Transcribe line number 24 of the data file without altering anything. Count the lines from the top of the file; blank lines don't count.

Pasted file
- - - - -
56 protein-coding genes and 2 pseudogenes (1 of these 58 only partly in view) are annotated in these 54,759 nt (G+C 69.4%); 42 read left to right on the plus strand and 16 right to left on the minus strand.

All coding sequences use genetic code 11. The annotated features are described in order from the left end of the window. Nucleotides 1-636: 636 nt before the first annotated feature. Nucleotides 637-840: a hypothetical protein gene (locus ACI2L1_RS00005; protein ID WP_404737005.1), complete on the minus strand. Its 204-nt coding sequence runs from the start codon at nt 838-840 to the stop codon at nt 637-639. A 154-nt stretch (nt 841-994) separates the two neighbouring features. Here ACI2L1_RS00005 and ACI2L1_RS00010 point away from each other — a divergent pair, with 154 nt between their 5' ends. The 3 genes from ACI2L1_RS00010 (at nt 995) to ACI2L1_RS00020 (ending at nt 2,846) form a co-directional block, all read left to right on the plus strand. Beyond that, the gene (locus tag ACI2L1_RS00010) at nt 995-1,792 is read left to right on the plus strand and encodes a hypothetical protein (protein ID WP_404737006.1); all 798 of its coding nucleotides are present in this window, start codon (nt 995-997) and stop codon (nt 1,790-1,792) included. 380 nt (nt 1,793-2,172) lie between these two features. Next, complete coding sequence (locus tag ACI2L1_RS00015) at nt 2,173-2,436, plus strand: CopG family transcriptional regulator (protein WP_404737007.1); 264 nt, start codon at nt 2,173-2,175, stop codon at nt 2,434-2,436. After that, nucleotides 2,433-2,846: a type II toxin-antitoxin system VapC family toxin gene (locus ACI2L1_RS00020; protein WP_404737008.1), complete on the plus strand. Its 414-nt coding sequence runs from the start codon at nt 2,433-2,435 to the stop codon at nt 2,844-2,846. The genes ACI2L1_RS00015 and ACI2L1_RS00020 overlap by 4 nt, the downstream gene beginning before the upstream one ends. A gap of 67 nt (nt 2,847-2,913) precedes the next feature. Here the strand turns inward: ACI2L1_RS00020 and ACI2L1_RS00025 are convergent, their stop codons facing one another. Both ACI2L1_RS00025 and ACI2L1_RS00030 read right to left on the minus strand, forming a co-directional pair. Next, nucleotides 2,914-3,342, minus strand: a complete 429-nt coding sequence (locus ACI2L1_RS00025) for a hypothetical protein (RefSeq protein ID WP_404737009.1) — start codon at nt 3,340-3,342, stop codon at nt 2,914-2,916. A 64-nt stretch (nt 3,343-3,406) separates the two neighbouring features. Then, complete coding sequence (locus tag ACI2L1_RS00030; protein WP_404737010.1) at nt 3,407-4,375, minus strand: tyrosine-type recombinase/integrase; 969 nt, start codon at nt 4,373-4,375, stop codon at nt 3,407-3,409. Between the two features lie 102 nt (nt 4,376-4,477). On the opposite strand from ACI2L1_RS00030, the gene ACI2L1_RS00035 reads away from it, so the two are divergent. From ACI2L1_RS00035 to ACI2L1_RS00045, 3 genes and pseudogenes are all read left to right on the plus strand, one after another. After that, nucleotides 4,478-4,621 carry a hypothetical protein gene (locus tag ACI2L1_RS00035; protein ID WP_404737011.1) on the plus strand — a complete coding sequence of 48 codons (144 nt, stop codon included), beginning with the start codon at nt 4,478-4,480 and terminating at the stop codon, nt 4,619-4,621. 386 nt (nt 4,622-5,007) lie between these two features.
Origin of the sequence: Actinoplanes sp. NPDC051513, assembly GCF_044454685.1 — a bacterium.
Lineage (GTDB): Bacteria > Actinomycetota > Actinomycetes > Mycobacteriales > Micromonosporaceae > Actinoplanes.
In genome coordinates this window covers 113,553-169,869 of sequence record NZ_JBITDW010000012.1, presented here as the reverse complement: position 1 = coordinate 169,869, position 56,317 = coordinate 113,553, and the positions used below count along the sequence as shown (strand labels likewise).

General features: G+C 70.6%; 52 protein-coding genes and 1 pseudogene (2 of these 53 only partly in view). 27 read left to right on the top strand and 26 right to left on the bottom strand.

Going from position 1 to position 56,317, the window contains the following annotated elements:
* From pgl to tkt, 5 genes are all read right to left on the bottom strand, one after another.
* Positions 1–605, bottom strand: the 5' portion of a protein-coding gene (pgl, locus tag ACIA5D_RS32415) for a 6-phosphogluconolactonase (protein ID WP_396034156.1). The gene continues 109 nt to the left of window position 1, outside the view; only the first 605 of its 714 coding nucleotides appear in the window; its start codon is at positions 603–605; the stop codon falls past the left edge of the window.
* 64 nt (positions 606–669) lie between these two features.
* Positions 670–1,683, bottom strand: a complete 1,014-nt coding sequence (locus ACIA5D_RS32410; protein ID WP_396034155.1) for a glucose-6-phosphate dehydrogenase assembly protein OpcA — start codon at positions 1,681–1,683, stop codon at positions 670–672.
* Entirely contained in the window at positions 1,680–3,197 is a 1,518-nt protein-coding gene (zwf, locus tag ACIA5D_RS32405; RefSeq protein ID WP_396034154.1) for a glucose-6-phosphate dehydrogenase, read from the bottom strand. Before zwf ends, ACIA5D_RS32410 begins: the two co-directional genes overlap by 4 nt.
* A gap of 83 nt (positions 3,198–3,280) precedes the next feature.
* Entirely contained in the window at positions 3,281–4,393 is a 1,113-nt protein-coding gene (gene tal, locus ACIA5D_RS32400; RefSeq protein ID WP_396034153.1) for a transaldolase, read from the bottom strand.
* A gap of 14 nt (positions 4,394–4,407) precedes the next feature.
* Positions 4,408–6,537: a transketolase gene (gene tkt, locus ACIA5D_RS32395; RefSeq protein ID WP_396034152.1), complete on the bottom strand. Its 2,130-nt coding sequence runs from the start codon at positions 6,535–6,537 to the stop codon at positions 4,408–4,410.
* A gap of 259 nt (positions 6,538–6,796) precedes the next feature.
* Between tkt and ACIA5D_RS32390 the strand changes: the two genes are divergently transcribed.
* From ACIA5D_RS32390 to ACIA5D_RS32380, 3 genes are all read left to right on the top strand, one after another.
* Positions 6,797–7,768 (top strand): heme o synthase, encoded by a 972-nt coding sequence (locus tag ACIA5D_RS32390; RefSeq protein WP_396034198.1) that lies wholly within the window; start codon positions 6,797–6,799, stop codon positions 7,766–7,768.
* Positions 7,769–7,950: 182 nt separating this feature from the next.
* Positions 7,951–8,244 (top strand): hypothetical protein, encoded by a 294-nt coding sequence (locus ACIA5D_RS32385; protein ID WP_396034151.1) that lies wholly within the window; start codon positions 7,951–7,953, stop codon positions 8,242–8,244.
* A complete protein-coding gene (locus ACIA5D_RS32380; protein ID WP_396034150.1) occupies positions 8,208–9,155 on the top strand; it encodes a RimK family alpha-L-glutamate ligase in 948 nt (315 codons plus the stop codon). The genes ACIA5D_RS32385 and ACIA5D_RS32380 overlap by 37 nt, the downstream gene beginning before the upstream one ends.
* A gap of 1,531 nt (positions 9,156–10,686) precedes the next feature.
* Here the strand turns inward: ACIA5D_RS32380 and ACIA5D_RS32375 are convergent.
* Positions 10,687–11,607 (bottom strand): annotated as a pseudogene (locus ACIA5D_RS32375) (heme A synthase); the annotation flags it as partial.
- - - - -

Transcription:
* A gap of 1,531 nt (positions 9,156–10,686) precedes the next feature.